The second big problem is politics. Ooops. That is, when people are deciding to vote within a department or within a committee, they may use the texts of letters selectively to support whatever case they want to make instead of using the letters to inform their votes. So, Stavans is correct in noting that “solid” can be used that way, that solid is obviously inferior to outstanding or special or crucial or some other more positive adjective. And this leads to the “tenure code” that Stavans identifies–that letter-writers have to be careful about what they say so that they don’t doom a candidate. Which means that most folks write only positive letters and refuse if they cannot do so. And that becomes a problem since there are often good reasons to refuse–too busy, not enough of a background to evaluate a letter, etc.
The second problem has always existed and will always exist. The first problem is new-ish and can be handled if universities can solve the collective action problem of refusing to be sucky on this. There is no need for an arms race of letters–five or seven letters should be sufficient to evaluate the candidate. Doing more is excessive.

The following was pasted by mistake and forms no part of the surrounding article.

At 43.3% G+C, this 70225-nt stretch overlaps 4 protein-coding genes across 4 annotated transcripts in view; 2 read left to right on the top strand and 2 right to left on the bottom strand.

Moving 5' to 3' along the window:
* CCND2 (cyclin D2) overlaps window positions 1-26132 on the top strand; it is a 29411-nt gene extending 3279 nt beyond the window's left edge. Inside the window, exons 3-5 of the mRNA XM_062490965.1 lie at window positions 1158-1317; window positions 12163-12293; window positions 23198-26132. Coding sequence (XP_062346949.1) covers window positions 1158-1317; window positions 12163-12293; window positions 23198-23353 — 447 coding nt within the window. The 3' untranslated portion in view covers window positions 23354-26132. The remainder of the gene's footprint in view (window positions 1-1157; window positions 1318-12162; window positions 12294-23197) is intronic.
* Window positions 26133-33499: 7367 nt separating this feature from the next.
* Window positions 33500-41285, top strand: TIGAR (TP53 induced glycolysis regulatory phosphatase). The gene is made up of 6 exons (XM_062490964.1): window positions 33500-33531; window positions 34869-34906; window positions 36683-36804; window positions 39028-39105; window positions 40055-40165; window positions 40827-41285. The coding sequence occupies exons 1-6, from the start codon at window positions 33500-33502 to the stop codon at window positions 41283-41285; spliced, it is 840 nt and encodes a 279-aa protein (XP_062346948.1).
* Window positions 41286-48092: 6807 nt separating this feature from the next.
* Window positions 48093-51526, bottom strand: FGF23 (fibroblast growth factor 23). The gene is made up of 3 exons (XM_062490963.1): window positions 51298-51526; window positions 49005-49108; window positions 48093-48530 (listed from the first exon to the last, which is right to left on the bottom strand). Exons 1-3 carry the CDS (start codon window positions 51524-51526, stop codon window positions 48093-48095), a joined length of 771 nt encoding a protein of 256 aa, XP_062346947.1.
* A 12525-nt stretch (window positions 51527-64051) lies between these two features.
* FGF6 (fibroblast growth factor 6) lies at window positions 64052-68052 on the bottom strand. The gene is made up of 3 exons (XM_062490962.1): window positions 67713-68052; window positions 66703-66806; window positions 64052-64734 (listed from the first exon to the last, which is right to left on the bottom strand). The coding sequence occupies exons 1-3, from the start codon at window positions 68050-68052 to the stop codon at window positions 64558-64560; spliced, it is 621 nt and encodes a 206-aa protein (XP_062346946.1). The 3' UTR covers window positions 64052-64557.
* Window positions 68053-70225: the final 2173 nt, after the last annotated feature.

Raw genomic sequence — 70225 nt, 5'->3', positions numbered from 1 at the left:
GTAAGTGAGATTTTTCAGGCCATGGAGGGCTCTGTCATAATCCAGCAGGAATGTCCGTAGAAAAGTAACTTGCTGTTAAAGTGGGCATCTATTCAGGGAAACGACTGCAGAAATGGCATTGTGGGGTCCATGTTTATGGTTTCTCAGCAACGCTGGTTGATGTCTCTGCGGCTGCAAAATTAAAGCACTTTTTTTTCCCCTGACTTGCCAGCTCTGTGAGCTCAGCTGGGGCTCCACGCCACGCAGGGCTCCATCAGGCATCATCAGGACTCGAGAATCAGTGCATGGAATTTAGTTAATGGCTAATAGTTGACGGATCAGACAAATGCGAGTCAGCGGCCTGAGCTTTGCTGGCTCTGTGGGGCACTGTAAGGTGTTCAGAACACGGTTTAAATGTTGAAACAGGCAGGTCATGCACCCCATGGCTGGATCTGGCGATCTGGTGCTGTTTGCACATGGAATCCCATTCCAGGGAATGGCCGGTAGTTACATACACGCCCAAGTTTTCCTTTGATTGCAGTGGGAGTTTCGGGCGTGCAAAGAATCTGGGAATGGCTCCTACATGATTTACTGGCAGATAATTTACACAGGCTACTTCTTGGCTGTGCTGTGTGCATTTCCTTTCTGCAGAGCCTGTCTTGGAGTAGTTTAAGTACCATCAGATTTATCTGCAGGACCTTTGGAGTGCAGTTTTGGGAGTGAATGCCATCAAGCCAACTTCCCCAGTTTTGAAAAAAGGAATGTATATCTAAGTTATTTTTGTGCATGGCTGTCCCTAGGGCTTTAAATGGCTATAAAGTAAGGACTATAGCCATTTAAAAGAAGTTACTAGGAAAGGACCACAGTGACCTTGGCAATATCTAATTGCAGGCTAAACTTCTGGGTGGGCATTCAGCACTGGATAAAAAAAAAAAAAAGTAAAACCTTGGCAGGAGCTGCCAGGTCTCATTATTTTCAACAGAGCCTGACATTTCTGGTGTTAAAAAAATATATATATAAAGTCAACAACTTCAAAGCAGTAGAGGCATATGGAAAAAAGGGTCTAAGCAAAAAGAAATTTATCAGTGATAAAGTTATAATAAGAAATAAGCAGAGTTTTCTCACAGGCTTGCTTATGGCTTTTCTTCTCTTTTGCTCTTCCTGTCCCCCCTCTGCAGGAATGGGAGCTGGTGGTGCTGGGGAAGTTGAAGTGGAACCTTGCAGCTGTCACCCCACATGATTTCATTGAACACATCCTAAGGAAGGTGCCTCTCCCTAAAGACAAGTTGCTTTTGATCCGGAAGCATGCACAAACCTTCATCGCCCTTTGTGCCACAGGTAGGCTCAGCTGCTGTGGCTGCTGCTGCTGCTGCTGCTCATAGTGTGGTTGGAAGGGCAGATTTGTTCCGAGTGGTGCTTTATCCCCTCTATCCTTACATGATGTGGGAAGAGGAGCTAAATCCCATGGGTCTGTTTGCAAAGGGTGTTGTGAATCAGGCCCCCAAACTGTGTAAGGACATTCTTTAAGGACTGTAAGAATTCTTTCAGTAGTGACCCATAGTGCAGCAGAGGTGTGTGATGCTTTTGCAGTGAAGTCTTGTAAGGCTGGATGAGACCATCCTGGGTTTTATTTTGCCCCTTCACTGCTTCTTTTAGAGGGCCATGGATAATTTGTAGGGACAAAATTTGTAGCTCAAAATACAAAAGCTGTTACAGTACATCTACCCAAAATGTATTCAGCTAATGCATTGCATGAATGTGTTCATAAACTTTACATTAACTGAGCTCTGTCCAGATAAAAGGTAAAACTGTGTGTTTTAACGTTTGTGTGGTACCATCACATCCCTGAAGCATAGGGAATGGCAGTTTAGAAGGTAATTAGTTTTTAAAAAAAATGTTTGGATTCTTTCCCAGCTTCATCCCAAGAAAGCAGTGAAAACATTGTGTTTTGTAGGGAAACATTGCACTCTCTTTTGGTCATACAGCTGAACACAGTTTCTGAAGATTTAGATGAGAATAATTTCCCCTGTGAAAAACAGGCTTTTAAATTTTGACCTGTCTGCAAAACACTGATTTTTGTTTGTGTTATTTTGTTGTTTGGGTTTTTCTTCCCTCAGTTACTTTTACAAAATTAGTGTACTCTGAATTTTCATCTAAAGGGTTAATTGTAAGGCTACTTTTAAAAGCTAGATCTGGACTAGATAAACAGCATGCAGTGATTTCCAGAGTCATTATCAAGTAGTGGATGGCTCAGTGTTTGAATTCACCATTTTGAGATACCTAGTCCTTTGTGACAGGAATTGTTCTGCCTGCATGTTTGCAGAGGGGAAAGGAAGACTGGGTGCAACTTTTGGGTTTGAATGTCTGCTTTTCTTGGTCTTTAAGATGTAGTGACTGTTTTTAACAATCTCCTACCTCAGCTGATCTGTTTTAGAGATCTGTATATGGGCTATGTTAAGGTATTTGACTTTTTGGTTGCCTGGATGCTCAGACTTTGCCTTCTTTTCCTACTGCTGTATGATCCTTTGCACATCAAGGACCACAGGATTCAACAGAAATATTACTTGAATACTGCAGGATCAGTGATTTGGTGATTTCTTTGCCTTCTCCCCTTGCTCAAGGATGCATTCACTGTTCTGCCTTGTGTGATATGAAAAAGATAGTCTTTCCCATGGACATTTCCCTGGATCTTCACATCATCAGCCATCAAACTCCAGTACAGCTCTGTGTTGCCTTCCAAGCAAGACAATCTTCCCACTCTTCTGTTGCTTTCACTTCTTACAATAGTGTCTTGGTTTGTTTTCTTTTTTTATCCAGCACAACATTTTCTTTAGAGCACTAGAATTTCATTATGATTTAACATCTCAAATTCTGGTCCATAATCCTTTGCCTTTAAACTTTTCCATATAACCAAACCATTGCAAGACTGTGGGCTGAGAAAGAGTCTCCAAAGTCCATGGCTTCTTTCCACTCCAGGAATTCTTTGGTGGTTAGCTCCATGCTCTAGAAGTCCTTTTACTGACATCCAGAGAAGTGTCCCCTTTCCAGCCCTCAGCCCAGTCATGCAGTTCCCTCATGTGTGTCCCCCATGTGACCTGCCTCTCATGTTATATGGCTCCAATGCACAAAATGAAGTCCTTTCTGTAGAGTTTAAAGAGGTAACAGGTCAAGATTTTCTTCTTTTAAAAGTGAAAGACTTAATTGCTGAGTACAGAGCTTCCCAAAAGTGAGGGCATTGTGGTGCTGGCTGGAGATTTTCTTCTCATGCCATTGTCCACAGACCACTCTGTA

How do I deal with these problems? I tend to say yes. It is not weeks of work as Stavans suggests, but it is a heap of work to read a lot of a person’s work. I did receive a request to review someone who was clearly going to be denied, and I knew that if I did not write that letter, someone was going to have to do so. Since I was clearly a relevant specialist for that hunk of work, I agreed to do it. I do think I should have exercised better judgment recently as I ended up agreeing to review someone whose work really is not in my research area. I will say no carefully and clearly when I am asked to do a letter when my plate is already overfull. The department may not believe me, but I cannot take on letter x when I am already doing a heap of letters. What constitutes a heap? Depends on the timing. I tend to average three or four of these each year, which makes me luckier than a few friends of mine who get far more requests. I guess being not so mainstream (IR of ethnic conflict, not war) in my work pays off.
Do I pay attention to every single word I write in these letters? Um, sort of. I am just not that careful, but I do try to be careful. I am willing to say something negative if the record calls for it. Which might mean my getting more letters in the future since some departments seek out negative letter writers…. but nearly all of my letters are positive. Why? In large part because I have been asked to review very productive people. And partly because I don’t want to be the guy that ends someone’s career.
To be clear, my basic standard is: has this person made a significant contribution? Are they likely to have a good trajectory? Getting into what that means requires much more time, which I don’t have since there is a tenure review packet on my desk.